Cladistics looks for the relationships between taxa in

terms of an evolutionary cost. By minimizing this cost, it

is expected to find an evolutionary scenario that closely

matches the hierarchical diversification process through

transmission with modification. In other words, inheritance

of innovations from common ancestors is the simplest way to

explain diversity.

To understand why this can only be achieved by using

character (or parameter) matrix instead of distances that

measures global similarities, consider the case of a journey

between two cities.

Looking at a map, you can easily measure the distance

between the two cities with a rule. This might be ok if you

fly, but this is not very useful if you travel by car

because then you have to take into account the landscape and

the existing roads among other things.

First you have to look at a precise roadmap, and compute

for each road and considering all possible bifurcations, the

true number of kilometers you will have to travel. Note that

there is no trick to avoid looking at all possible paths.

Then you can decide to choose the shortest way according to

the parsimony criterion.

But cost might not be measured by kilometers only. You may

consider the time it takes. Highways are certainly faster,

but you should consider the probability of traffic jams or

that of slow trucks or animals on smaller roads. It is

common wisdom that the quickest ways are not necessarily the

shortest or the most direct ones.

You can also think about money with the fuel you will burn.

Depending on your car, depending on the slopes for the

different roads, the cost can be quite different in every

case.

Lastly, you can consider the pleasure or the comfort of the

journey. This is certainly less quantitative and objective,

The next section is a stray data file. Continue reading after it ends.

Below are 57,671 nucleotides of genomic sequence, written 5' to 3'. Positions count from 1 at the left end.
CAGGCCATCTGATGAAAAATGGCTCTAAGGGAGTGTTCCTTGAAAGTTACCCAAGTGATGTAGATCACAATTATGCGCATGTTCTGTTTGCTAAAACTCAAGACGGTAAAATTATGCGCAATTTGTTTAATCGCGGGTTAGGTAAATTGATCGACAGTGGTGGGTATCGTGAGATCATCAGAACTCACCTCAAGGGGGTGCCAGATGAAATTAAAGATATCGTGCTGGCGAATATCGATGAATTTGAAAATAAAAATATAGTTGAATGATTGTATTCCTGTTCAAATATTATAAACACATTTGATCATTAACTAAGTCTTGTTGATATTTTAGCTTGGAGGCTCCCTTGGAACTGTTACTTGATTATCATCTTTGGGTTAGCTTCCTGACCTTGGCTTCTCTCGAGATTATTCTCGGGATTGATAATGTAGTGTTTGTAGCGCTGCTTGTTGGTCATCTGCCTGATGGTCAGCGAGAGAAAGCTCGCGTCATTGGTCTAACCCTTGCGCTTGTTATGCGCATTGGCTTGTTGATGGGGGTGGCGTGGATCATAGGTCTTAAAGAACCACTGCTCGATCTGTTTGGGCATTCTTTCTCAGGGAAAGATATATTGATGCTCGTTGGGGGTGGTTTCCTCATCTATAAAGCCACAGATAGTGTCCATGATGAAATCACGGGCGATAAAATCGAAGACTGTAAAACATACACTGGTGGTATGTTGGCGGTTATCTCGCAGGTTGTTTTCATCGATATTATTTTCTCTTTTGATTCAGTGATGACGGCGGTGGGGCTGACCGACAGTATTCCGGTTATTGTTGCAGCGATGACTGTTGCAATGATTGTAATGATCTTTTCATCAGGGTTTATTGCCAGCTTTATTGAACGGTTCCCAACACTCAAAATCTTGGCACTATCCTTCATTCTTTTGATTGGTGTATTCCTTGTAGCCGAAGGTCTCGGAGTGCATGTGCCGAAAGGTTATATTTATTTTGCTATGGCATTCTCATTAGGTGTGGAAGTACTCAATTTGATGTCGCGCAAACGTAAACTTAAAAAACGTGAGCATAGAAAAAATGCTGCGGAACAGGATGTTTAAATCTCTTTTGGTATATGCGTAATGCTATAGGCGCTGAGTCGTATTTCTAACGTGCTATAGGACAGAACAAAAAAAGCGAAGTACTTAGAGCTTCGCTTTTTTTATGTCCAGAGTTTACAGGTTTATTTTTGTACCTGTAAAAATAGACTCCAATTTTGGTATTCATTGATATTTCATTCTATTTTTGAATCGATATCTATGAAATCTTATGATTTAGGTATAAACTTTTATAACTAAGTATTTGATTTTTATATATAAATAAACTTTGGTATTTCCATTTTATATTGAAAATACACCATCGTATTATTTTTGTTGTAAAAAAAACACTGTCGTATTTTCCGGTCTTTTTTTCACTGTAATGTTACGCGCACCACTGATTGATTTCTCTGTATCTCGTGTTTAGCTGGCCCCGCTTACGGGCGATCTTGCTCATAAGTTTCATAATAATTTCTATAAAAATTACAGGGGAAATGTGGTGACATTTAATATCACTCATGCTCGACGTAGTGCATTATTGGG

but still important.

We have here a typical multivariate problem, and defining

an evolutionary cost is not always straightforward. As the

above should illustrate, character-based methods like

cladistics explore an unknown landscape with a metrics which

is defined by the choice of the multivariate cost. Indeed,

for living organisms or for galaxies, there is no roadmap…

Distance-based approaches assume a metrics and do not care

very much on the cost (and even on the landscape). To

understand further the difference, let us be more precise

and consider the following parameter or character matrix:

p1 | p2 | p3 | p4 | |

O | 0 | 0 | 0 | 0 |

A | 1 | 0 | 0 | 0 |

B | 0 | 1 | 1 | 0 |

C | 0 | 1 | 1 | 1 |

If you have href="https://astrocladistics.org/cladistics/constructing-a-tree/">learned

to build a tree, you are able to find that the most

parsimonious tree rooted with O is:

O | A | B | C | |

O | 0 | 1 | 2 | 3 |

A | 1 | 0 | 3 | 4 |

B | 2 | 3 | 0 | 1 |

C | 3 | 4 | 1 | 0 |

One could also compute the “edit” or Levenshtein distance,

which measures the number of substitution (here 0-1)

occuring in the full set of parameters between two objects.

The matrix distance in the present case is identical to the

one above. Note that even though it might look like

cladistics because it compares the changes in parameter

values, it is a distance and thus measures these changes

globally.

From any character matrix you can compute a distance

matrix, but the reverse is most generally untrue. Hence,

somehow, when we use distances, we loose some information.

From a distance matrix, we can build a hierarchical tree

representing the relative distances between the objects.

Using hclust in R, this gives:

In general, it appears that character-based and

distance-based analysis in phylogeny give very close

results. I think this is because if only synapomorphies are

used, which ideally should be the case for cladistics, then

the landscape is not too much tortuous so that the metrics

assumed by distance-based approaches is more or less

adequate.

href="https://astrocladistics.org/2012/01/31/evolutionary-cost/#comment-1090">#1

by

dranorteron July3, 2013 - 07:10

You say there is no trick to avoid looking at all

possible paths. However, I think you are thinking

of the Traveling Salesman Problem, where we must

visit every node in an efficient manner. When

traveling from point A to point B there certainly

are useful tricks and shortcuts. Dijkstra’s

Algorithm is a common approach, and is much faster

than looking at all possibilities.

Of course, the ‘multivariate’ case gets more

complicated. I’m only disagreeing with that one

sentence.